Regrouping the Components

We looked through all of the project deliverables and identified items that were compatible structurally. This allowed us to think about how best to group tasks and how best to delegate work among the newly expanded team. This component approach also allowed us to have multiple developers working simultaneously on parts of the biggest problems, making it possible to double the size of the team and scale the workflow.

When Problems Become Opportunities

We realized we not only had to align the team, but we had to ‘right size’ the tasks and group them optimally for execution. We had to make sure each developer had a coherent group of tasks they could execute efficiently to produce high quality deliverables. This meant we had to rethink the actual deliverables and the way the tasks were broken out. “Divide and conquer” was the opportunity.

We successfully re-deployed all 15 developers within 48 hours.

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Measure Twice, Cut Once

Once it was confirmed that the launch date had been moved up, we stopped, re-scoped, assembled our resources, ignored the ticking of the clock, and took all the time we needed to plan. Taking this time out might seem counterintuitive, but it was an essential part of our success.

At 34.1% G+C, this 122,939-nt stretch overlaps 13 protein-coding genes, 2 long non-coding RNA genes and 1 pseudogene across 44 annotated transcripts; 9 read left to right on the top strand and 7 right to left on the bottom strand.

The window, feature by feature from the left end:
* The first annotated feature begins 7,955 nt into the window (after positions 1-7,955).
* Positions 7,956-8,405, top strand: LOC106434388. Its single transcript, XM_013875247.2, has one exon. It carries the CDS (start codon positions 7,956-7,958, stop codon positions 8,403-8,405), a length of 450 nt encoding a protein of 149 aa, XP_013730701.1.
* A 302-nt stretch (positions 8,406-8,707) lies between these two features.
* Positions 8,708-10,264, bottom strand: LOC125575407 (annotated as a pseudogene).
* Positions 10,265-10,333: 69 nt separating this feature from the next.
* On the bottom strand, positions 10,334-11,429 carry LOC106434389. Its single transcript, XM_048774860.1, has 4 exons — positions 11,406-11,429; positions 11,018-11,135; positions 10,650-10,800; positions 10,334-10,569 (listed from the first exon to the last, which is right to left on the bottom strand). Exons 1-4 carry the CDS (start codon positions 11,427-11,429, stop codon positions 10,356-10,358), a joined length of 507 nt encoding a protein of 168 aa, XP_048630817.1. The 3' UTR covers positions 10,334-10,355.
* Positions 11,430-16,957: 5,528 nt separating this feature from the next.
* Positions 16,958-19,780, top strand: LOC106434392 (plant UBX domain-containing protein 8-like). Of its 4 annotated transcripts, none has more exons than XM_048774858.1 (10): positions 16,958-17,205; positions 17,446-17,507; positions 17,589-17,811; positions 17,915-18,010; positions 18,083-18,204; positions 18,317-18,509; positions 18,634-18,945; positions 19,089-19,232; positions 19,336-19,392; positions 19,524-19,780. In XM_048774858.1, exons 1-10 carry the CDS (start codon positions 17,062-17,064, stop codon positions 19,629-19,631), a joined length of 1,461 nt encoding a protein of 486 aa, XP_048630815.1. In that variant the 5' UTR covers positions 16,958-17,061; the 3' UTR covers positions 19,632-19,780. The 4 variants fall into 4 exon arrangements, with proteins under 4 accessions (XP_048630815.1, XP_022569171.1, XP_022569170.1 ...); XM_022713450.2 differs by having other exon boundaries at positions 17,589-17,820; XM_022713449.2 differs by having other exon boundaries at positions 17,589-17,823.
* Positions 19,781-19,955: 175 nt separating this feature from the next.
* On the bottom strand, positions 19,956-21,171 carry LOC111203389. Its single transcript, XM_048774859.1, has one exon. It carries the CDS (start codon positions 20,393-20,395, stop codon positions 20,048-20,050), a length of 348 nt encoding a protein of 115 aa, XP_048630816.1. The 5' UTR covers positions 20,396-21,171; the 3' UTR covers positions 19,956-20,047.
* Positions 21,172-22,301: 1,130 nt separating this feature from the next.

Had we just reacted and begun a coding frenzy, having all of the components coming together perfectly at the end would have been unlikely. Planning combined with effective consistent oversight is the magic bullet to successfully remedy almost any complex web problem.

Keep the Path Clear

To make sure work stayed consistent with the right amount of urgency throughout the project, we provided at least 2 developers and system architects available 24/7 to answer questions and unblock issues. With only weeks to build out a massive and complex website, there wasn’t even an hour to spare. Everyone had to be fully engaged with building and unblocking. Our project managers and engaged client contact were essential to this success.

We also leaned into productivity tools like Github, Figma, Zeplin, ClickUp, Imgix, Cloudflare, Browserstack, among others. Technology used well creates great efficiency.

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Don’t Forget to Laugh

Maintaining our sense of humor in the midst of the craziest parts of the project helped us keep going. Cutting the timeline in half was ridiculous. We all knew it. The client knew it. And so we laughed about it together. This helped all of us keep a sensible perspective and remember that we are people, not robots. Keeping stress out of the way reduces friction too, both for the team members and the overall workflow.

Stay human, remember to laugh at the insanity, and you will find you are doing your best work ever.